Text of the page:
as a = 5 and b = 3. This means that the focal points are \[c=\sqrt{25 -9} =4\]from the center:

An example orbit

Two of the more basic pieces of information we would like to know (especially if this is a satellite orbiting the earth) is what is the distance r between m₁ and mβ‚‚ and what is the direction of mβ‚‚ with respect to m₁. We can define the direction as the angle πœƒ of the line connecting the two masses with the positive x -axis. This is actually the reference used in much of celestial mechanics. This angle is called the true anomaly.

Well this is nice, but since we want to find relationships of mβ‚‚ with respect to m₁, it would be even more convenient to put the origin of our coordinate system at m₁. How do we do that?

Transformations to the Rescue

Somewhere in your year 10 or 11 maths (grades 10 or 11 in the States), you took the equation of a standard parabola, y = xΒ², and replaced the x with xh to get y = (xh)Β². This moved the parabola h units to the left or right depending on the sign of h.

Effect of replacing x with (xh)Β²

It turns out that in any relationship between x and y, replacing the x with xh has the exact same effect on its graph. So in our example, if we move the ellipse 4 units to the left, m₁ would be on the origin of our coordinate system.

\[\frac{(x+4)^{2}}{25} +\frac{y^{2}}{9} =1\]

We can now calculate r and πœƒ a bit more easily than before the transformation. Let’s look at where mβ‚‚ is in the above figure. Here, mβ‚‚ is at (-4,3). The following process would work with any point, but at this point, the numbers are “nicer”.

The figure below shows the answers. The distance r can be found using the Pythagorus theorem but once you see that the two sides are 3 and 4, then this is the standard 3-4-5 right triangle:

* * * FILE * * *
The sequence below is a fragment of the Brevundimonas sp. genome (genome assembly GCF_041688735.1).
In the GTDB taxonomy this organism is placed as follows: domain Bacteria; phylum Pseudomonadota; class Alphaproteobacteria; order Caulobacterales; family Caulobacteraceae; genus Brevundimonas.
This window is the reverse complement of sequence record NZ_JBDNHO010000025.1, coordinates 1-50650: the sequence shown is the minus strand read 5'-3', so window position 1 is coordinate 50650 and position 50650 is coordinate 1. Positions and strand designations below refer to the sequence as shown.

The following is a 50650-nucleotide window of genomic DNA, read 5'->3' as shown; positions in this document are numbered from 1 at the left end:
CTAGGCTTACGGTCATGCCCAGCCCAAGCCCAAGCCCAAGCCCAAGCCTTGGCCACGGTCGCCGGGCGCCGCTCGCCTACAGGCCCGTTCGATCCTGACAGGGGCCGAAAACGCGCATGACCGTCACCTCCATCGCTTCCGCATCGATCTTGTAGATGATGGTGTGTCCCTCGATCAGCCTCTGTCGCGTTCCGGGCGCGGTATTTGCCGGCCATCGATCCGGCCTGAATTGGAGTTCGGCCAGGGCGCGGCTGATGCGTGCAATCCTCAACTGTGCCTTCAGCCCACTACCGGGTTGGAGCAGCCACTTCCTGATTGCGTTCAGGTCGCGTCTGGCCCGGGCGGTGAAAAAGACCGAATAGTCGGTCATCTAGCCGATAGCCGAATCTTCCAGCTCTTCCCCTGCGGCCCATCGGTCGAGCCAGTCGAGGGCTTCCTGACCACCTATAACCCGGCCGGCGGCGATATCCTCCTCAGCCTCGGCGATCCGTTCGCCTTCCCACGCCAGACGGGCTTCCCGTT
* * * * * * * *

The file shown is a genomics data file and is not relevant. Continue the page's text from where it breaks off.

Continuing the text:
The solution

In this perfect universe, other orbital shapes are possible: circles, parabolas, and a hyperbolic. These have their own standard equations but they all can be transformed to move them to any place you wish on the coordinate system to make your calculations easier.

Modelling and Graphs

This post presents a simplified engineering modelling and design example. I offer this as a motivation to students struggling with graphing topics like linear, quadratic, cubic, etc equations. This is not just busy work. It is the beginning of developing skills you will need to work in technical professions like engineering.

Why Modelling?

Engineers use mathematical models for many reasons. Some of these reasons are:

  1. Easier and cheaper to analyse and design than the physical thing being modelled
  2. Cheaper to tweak to do “what if” analysis
  3. Necessary when the physical object needs to be encoded, eg a control system for an aircraft – the control system needs to know how the aircraft will react to its controls.

The Example

Let’s use a mathematical model in a familiar scenario.

The Spring

Early automobiles used a suspension that just consisted of leaf springs to support the entire carriage. Later, coil springs for each wheel were used. With just springs, what is the reaction of the carriage (the part that people sit in) to a bump in the road? I think you can imagine that it would look like this:

This is a plot of a cosine function which you may have seen already. This is a model of what would happen to a car with just springs. But it’s not a good model since it assumes that the oscillations would go on forever. Of course, in real life, the springs would lose energy and there would be wind resistance as well. But engineers typically start out with a simple model and add complexity as they continue analysing it.